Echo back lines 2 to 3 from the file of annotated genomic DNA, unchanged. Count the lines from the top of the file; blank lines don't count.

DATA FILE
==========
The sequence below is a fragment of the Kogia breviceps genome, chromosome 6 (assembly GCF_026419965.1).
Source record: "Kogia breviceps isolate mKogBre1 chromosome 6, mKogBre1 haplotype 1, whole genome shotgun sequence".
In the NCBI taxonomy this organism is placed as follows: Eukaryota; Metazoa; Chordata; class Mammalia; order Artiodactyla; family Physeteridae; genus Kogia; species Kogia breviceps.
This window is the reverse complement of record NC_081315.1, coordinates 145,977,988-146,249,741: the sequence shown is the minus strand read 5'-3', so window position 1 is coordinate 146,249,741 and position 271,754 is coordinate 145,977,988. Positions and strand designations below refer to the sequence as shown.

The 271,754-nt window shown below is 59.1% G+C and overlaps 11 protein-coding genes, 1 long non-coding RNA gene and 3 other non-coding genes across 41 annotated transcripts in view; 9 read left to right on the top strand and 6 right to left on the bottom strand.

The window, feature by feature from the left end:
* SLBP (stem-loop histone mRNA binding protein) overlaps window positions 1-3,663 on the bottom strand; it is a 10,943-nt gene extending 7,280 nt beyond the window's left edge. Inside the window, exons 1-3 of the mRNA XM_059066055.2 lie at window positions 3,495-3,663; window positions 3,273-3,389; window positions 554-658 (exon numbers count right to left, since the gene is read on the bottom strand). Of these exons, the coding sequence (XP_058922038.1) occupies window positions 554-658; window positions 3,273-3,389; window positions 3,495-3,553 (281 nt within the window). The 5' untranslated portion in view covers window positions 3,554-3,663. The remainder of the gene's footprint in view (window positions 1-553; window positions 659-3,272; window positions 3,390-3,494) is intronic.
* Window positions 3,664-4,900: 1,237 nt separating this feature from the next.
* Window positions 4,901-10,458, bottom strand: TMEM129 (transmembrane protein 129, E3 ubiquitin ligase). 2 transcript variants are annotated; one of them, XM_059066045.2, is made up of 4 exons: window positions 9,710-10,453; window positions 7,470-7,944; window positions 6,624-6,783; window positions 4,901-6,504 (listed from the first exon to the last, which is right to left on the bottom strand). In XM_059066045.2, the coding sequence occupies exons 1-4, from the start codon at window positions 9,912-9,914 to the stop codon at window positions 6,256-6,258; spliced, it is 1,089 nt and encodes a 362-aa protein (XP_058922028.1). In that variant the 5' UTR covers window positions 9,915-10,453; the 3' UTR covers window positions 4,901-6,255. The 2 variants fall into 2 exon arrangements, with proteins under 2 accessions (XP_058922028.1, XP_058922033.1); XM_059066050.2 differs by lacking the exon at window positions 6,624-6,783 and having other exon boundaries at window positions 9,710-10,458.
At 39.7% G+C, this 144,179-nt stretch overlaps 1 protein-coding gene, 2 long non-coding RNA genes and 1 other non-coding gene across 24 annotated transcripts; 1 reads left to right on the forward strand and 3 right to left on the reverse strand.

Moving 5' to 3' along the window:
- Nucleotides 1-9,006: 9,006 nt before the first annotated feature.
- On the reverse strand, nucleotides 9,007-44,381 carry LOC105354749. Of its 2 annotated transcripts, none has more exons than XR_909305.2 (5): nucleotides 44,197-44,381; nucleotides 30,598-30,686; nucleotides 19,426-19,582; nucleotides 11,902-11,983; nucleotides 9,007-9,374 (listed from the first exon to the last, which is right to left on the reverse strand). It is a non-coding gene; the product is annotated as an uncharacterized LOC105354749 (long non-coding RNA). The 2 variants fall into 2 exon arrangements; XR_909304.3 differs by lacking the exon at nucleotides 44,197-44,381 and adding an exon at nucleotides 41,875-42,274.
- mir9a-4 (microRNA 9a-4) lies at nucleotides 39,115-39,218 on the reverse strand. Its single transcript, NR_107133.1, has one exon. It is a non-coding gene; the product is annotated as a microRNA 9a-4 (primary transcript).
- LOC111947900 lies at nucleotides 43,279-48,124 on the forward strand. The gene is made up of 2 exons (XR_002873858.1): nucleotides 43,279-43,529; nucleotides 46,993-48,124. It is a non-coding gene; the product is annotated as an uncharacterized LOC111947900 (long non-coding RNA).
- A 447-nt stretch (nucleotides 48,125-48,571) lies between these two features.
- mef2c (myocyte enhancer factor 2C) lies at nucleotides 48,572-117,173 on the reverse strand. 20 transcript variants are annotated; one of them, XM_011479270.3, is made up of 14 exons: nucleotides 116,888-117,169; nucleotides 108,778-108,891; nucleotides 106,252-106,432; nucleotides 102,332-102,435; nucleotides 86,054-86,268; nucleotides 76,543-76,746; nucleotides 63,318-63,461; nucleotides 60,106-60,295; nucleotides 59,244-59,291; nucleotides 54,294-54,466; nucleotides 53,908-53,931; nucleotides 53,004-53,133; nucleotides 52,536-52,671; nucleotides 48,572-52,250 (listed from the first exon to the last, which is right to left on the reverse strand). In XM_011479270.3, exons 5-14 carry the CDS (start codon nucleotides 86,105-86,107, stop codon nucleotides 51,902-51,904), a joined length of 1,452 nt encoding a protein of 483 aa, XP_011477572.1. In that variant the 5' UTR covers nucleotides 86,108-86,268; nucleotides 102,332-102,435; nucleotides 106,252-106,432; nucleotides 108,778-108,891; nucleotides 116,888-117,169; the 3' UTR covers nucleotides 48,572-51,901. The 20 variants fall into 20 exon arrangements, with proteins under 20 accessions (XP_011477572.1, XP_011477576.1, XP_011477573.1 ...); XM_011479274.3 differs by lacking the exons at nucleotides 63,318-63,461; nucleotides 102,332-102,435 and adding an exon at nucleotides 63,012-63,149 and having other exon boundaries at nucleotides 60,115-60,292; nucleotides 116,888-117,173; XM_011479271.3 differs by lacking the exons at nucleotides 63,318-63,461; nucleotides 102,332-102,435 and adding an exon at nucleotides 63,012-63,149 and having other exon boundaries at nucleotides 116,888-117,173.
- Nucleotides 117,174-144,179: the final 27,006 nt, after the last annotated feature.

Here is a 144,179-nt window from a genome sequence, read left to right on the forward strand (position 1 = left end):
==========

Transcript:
Source record: "Kogia breviceps isolate mKogBre1 chromosome 6, mKogBre1 haplotype 1, whole genome shotgun sequence".
In the NCBI taxonomy this organism is placed as follows: Eukaryota; Metazoa; Chordata; class Mammalia; order Artiodactyla; family Physeteridae; genus Kogia; species Kogia breviceps.